A looming $1.7 billion budget deficit next year has done little to curb Michigan Gov. Jennifer Granholm’s enthusiasm for an ambitious technology initiative that would provide all sixth-graders throughout the state with their own personal computing devices. The Democratic governor has advanced a $38 million program, combining state and federal funds, to underwrite the one-to-one computing initiative.
Dubbed Freedom to Learn, the program is seen by many as the next step toward putting a laptop, or some other wireless computing solution, into the hands of every K-12 student throughout the state.
State education officials reportedly plan to distribute the technology to all of the state’s 132,000 sixth-graders sometime during the current school year, but as of now, they remain undecided about what types of computing devices they will provide.
Wireless laptop computers reportedly remain the preferred devices, but lawmakers also are considering personal digital assistants, or PDAs.
“We’re going to take it one step at time,” said T.J. Bucholz, who heads up the public information office for Michigan’s Department of Education. Bucholz called the governor’s funding proposal “the first step on a long road,” and he indicated the fiscal landscape ahead will determine the rate of progress toward the ultimate destination.
But no matter what happens, he said, “Michigan is committed to making sure technology gets into the hands of every student.”
Lawmakers in the House and Senate reached a budget agreement July 15 that would initiate funding for the program, which the governor estimates will require $22 million in state funds and another $16 million in federal grants to be successful.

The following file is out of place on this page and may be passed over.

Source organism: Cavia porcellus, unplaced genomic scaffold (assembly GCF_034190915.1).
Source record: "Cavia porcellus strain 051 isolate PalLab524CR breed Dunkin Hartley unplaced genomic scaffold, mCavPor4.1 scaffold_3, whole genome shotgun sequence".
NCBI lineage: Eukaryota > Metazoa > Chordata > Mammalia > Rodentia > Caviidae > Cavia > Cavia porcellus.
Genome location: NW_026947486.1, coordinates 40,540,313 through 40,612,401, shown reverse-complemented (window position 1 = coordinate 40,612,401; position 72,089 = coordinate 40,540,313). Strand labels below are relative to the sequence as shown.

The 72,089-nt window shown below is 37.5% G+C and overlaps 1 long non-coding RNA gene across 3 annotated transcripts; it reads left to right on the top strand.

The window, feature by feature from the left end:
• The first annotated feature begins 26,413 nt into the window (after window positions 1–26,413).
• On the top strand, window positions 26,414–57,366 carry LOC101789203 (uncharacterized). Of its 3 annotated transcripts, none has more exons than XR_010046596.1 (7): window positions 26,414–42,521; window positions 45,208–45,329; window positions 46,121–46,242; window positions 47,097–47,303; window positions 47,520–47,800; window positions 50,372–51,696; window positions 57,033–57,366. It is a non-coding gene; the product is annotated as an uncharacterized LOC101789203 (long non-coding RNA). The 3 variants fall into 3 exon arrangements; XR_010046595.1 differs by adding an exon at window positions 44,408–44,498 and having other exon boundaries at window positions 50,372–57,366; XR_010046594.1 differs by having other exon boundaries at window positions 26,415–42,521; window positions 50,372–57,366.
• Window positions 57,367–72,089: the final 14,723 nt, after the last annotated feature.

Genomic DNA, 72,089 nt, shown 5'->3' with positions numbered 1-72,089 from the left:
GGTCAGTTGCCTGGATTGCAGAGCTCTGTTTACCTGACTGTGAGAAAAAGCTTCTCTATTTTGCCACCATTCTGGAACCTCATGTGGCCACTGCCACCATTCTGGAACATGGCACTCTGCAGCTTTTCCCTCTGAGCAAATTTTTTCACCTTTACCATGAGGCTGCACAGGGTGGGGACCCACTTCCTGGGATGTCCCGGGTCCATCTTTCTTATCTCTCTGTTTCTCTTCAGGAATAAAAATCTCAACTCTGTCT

House Speaker Rick Johnson, R-LeRoy, called the recent budget agreement “a win for school kids all across Michigan.” The governor was expected to sign the spending bill Aug. 11.
As Michigan prepares to grapple with next year’s looming budget deficit, many ed-tech advocates worried whether lawmakers would endorse the ambitious technology initiative, which would make Michigan just the second state in the nation (Maine was the first) to supply portable computing devices to an entire segment of the student population.
Given the state’s current fiscal scenario, Bucholz called the governor’s unwavering support for the program “nothing short of a miracle.”
Michigan Virtual University, a nonprofit organization that promotes the integration of technology in the state’s schools and provides online education, will work in conjunction with the state education department to administer the technology and monitor its success.
The organization’s current role grows out of a $10 million initiative in 2002 meant to explore the possibilities of one-to-one computing in different educational environments throughout the state.
This pilot project, originally called Learning Without Limits, was the brainchild of Rep. Johnson, in which 15 winning schools or districts were provided with up to $2 million in grant money to demonstrate how wireless computing technologies and applications could improve education.
At the Malcolm X Academy, a public K-8 institution in Detroit, educators used the money to purchase an Apple iBook laptop with a high-speed processor for each of the school’s 65 sixth-graders.